Submitted by Jeannie Gahdmar
You're faced with two insurmountable tasks a week before the Easter Bunny makes his annual visit: lose a few kilos for guilt-free chocolate consumption, and learn to make your traditional cultural treats and do your mother proud!
Maamoul. Deliciously light, crumbly pastry filled with an array of stuffings flavoured with a sublime hint of rosewater or orange blossom, dusted generously with icing sugar. Addictive, celebratory and impossible to enjoy in moderation. Resplendent table settings all over the Middle East would be lacking without this festive semolina pastry shell filled with nutty sweetness.
In many cities all over the world, Maamoul can now be bought ready to indulge in, however there is something special about generations sharing in the experience of making them at home. There are various ways of making this age-old festive treat: with semolina pastry, with rosewater, orange blossom, date, pistachio or walnut filled, but there's one thing that can be garranteed. No Easter, Christmas, Ramadan, Purim or Hanukkah celebration would be complete without it!
People all over the Middle East eat them during special holidays and as the name suggests, Maamoul means " filled " or "stuffed " in Arabic. Specially made wooden moulds imprint this deliciously crumbly semolina pastry with individual designs so you'll know if your maamoul is walnut, date , pistachio or fig stuffed.
One is never enough, but five are too many! The sweetness takes over your palate, filling it with the satisfying heft of dates, the crunch of nuts and the final sweetening, a generous layer of icing sugar.
Try one this Easter and one thing will be certain: with their subtle favours and heavenly aroma, these delicious Maamoul will evoke visions of places you've never been to...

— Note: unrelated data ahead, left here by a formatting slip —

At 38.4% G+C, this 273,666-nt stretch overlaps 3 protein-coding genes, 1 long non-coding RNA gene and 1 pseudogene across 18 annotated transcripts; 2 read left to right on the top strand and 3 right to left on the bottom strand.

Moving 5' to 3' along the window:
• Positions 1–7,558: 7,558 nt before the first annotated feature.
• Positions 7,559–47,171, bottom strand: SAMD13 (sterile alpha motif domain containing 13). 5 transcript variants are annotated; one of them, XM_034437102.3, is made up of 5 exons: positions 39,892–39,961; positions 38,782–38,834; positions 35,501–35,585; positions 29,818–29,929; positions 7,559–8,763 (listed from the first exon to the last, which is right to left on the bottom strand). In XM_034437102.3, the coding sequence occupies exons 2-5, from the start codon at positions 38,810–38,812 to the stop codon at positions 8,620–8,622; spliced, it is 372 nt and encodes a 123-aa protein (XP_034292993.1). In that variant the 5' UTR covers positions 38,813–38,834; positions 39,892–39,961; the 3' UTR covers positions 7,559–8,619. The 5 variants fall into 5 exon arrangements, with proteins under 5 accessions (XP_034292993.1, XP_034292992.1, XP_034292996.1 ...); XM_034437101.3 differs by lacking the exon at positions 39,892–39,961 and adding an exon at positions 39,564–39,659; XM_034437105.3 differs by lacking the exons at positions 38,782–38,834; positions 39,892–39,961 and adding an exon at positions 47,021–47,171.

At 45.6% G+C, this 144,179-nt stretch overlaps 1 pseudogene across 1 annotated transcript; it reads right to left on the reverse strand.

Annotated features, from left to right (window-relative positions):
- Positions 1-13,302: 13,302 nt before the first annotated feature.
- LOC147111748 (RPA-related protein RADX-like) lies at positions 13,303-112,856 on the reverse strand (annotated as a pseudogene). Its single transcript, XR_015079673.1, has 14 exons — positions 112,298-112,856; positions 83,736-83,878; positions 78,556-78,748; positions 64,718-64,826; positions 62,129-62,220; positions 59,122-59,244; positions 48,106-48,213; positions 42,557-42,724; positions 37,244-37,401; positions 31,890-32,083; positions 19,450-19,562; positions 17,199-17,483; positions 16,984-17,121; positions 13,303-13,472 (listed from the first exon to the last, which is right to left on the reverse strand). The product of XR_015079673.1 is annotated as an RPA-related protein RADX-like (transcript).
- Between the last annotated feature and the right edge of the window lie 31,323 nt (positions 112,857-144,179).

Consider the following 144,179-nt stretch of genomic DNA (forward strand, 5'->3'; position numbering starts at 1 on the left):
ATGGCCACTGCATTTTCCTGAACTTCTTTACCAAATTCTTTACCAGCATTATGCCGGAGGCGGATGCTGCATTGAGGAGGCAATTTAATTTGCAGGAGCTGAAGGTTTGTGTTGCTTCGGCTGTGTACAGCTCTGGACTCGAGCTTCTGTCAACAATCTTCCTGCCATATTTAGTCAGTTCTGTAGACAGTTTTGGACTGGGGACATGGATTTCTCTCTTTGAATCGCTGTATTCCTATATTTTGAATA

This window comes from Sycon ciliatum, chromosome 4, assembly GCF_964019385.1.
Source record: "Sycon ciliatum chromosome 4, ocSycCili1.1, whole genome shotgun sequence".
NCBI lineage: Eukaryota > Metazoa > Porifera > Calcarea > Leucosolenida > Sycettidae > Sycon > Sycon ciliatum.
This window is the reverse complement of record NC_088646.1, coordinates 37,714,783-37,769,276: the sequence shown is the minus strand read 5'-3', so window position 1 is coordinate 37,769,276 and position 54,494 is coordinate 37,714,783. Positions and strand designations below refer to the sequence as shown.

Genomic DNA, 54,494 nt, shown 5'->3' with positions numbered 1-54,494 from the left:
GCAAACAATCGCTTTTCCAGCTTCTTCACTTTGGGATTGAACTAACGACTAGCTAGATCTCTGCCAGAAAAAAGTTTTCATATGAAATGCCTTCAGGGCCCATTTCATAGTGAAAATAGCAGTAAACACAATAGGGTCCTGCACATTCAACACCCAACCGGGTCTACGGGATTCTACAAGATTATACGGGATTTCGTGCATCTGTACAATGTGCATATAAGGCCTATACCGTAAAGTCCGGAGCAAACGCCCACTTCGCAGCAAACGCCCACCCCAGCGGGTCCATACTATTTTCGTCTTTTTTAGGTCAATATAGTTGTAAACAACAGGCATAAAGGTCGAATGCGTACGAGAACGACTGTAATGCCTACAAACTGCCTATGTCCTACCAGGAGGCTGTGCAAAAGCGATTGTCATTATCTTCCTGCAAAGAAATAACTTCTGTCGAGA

Makes approx 100 x maamoul...go right ahead and half the ingredients if you don't plan on serving an entire military base.
You will need
1.5 kilos coarse semolina 3 cups fine semolina 900 grams unsalted butter at room temperature 1 cup of sugar Half a cup of Rose Water Half a cup of orange blossom water 1 cup of water 2 tablespoons of dry yeast dissolved Half a cup of luke warm water 1 teaspoon of Mahlepi 3 cups of soft icing sugar for dusting
1 traditional Maamoul mould - you can find these at a Middle Eastern grocery store
Walnut Filling: In a food processer, whiz up: Half a kilo walnuts 1 cup sugar Quarter cup of rose water
(You can substitute the walnuts for pistachio or other nuts of your choosing)
Date filling In a food processer, whiz up: Half a kilo of dates 3 tablespoons of butter I pinch of mahlepi
In a large bowl, combine the dry ingredients and mix well
Add the butter by rubbing it into the dry ingredients
Slowly add the rose and orange blossom water and continue to knead until combined
Cover and allow the dough to rest for 6 hours. (Overnight)
Dissolve the dry yeast with warm water and allow to rest for 20 minutes
Add the yeast mix to the dough, and fold in with one cup of water at room temp
Knead well – this can take up to ten minutes. Allow to rest for 1 hour
Taking one heaped tablespoon of dough at a time, create a ball shape in the palm of your hand and create a small well, enough for one heaped teaspoon of filling. (click here to visit thefoodblog.com.au - a brilliant site that details this process with awesome photos)
Once you have added your desired filling, continue to shape the ball, and seal the opening
Press the ball gently into the Maamoul shaper, and turn out onto a baking tray;
Once you have filled your lined baking tray with at least 2 cms between each cookie, bake for approx. 10 to 15 minutes in a fan forced over heated to 180 degrees C.
Bake until slightly coloured. These cookies will not spread, and you definitely don’t want them to brown or darken.
Some allow the maamoul to cool before adding the icing sugar dusting. But I've always loved dousing them in the stuff fresh out of the oven!